It is expected that 2023 will be the warmest year on record for Ireland, with unprecedented levels of rainfall at times, according to new Met Éireann data.

For the first time, Ireland’s annual average temperature is greater than 11°. Last year was the previous warmest year on record at nearly 10.9°C, narrowly beating 2007 by just 0.1°C. 

This year saw the warmest June on record with above 16°C on average. 2023 also saw the wettest March and the wettest July on record in Ireland. July was also the wettest month in 2023. 

Commenting on the Provisional State of the Irish Climate Report 2023 published today (Thursday, December 28), head of climate services at Met Éireann, Keith Lambkin said: 

“Ireland has seen a remarkable year with rainfall and warming at unprecedented levels at times. These record-breaking extremes have knock-on consequences to much of society.

“Past weather events are no longer a reliable indicator of future weather events, but knowing this allows us to better plan and adapt to our changing climate.”

Rainfall and warming in Ireland

For the first time in a single year since 1941, two months observed their wettest on record. This year these were March and July, according to the provisional climate report.

Of 25 synoptic stations 22 have already had over 100% of their 1981-2010 long-term average rainfall in 2023. The remaining stations are Mace Head, Galway; Finner, Donegal; and Belmullet, Mayo.

Provisional monthly rainfall anomalies 2023. It was the wettest March and wettest July on record. Source: Met Éireann

This year 24 synoptic stations are having their warmest year on record. Only Sherkin Island, Cork, had a slightly warmer year in 2007, provisional 2023 figures show.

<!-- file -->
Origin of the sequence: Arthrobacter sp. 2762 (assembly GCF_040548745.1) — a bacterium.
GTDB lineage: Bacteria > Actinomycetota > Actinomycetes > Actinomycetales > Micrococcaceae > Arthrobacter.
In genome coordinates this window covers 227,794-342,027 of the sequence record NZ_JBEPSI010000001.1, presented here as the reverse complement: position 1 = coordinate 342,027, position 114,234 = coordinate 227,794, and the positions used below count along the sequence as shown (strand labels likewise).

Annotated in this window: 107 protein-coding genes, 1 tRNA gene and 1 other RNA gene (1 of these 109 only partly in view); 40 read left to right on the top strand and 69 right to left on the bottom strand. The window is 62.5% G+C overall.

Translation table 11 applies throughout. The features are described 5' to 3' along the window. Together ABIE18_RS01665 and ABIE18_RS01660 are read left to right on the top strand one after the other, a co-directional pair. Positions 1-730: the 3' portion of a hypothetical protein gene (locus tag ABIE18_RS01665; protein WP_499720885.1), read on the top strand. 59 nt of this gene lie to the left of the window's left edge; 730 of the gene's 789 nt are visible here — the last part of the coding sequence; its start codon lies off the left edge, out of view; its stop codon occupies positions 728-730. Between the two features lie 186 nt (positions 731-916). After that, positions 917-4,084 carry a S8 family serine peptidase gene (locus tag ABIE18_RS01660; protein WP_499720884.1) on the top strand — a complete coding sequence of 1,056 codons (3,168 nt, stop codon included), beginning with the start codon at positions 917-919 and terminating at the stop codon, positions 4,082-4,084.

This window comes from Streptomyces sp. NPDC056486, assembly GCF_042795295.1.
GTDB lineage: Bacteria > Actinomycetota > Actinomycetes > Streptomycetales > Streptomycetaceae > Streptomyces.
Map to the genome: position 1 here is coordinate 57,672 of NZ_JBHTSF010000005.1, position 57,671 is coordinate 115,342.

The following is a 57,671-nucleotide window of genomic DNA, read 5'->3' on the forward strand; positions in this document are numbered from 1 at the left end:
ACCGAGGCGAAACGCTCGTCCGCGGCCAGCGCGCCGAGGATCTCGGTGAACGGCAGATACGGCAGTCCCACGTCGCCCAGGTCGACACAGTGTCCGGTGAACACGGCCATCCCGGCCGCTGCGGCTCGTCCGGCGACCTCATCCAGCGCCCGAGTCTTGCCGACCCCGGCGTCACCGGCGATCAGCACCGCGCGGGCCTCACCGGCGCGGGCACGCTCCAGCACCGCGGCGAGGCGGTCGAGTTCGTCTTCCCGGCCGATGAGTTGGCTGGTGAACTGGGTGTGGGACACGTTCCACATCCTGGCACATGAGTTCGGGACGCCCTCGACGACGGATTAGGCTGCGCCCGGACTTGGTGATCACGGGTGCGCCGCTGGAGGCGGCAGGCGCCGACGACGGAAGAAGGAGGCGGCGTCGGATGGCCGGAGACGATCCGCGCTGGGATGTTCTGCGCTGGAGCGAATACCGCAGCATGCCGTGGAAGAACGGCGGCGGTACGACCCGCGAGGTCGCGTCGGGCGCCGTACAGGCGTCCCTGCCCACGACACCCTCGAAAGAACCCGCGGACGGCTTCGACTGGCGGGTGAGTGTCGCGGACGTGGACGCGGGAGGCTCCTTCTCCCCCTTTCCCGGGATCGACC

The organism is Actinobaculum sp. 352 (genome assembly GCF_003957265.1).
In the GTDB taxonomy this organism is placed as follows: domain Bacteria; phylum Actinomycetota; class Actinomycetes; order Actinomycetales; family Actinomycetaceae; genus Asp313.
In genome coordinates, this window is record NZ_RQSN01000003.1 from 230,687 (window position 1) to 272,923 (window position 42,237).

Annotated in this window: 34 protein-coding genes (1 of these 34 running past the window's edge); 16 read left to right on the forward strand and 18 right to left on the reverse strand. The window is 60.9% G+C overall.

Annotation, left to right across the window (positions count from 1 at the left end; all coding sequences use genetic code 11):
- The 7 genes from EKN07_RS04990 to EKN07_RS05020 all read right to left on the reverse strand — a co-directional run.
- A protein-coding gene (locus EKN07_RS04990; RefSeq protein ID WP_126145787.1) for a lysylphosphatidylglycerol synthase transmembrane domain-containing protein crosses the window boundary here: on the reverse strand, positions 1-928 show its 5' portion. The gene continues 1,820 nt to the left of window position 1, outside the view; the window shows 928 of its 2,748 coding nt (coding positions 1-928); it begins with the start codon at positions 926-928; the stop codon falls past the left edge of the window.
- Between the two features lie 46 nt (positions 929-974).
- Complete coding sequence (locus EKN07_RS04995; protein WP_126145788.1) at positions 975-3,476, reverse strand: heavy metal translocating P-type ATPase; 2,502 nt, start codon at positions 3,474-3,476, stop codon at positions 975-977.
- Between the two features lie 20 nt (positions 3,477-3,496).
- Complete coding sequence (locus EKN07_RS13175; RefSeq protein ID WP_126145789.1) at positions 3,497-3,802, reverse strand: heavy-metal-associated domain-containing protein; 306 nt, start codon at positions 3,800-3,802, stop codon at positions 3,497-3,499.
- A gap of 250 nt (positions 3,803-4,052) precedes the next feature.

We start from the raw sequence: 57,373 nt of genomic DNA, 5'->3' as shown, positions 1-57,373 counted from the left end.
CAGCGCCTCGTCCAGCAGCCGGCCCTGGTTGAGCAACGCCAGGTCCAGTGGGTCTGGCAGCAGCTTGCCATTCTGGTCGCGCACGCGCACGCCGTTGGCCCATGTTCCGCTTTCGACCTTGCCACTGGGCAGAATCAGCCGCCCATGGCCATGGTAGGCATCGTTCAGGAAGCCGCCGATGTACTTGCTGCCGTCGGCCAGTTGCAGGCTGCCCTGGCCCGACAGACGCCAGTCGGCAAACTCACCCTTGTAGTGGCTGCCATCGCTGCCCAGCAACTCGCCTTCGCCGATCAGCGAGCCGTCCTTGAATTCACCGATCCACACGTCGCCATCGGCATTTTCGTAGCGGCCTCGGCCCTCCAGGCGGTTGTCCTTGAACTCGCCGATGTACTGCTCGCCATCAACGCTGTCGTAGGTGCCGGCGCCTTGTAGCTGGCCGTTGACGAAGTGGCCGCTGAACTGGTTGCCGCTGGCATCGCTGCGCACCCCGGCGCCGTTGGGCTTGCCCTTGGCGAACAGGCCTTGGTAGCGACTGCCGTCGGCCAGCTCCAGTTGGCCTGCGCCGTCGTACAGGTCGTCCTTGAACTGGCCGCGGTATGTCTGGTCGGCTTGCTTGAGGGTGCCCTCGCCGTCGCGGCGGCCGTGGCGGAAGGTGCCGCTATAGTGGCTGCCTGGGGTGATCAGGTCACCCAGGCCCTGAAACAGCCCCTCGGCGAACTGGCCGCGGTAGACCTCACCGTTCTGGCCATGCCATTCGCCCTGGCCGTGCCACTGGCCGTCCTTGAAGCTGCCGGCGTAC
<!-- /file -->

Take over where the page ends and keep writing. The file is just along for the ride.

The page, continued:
The following has also been recorded in Irish climate in 2023: 

  • February 2023 was ranked 5th mildest and 6th driest February;
  • In April 2023 Storm Noa brought storm force winds and waves to up 17.3m on the Kerry and Cork coast;
  • May 2023 was ranked 2nd warmest May; 
  • Significant flooding during Storm Betty occurred in August;
  • September 2023 was the 3rd warmest September with rare heatwaves and the highest temperature of the year with 29.1°on Friday, September 8, 2023 at Lullymore Nature Centre, Kildare;
  • October 2023 was the 2nd wettest month of year. Cork Airport recorded its highest October rainfall ever, with 222% of October’s 1981-2020 long-term average. Storm Babet caused significant flooding;
  • November saw more rainfall and flooding;
  • Eleven named storms during the year, and three named storms in December – Elin, Fergus and Gerrit. 

Since 2000, on average, one or two months of the year have recorded their top five warmest temperatures. In 2022, for example, Ireland had two months within their top five warmest.

However in 2023, four months reached a “top five warmest on record”: These are: February (5th warmest), May (2nd warmest), June (warmest ever), and September (3rd warmest). 

Island of Ireland annual average temperature anomalies (1961-1990 long-term average) 1900 to 2023. Source: Met Éireann

January 2023 observed the lowest temperature of the year with -7.2° on Tuesday, January 17 at Lullymore Nature Centre, Kildare, according to the report.

Met Éireann notes that it has been over a century since the coldest March (1919), April (1922), May (1923), July (1922), August (1912), September (1918), and November (1919).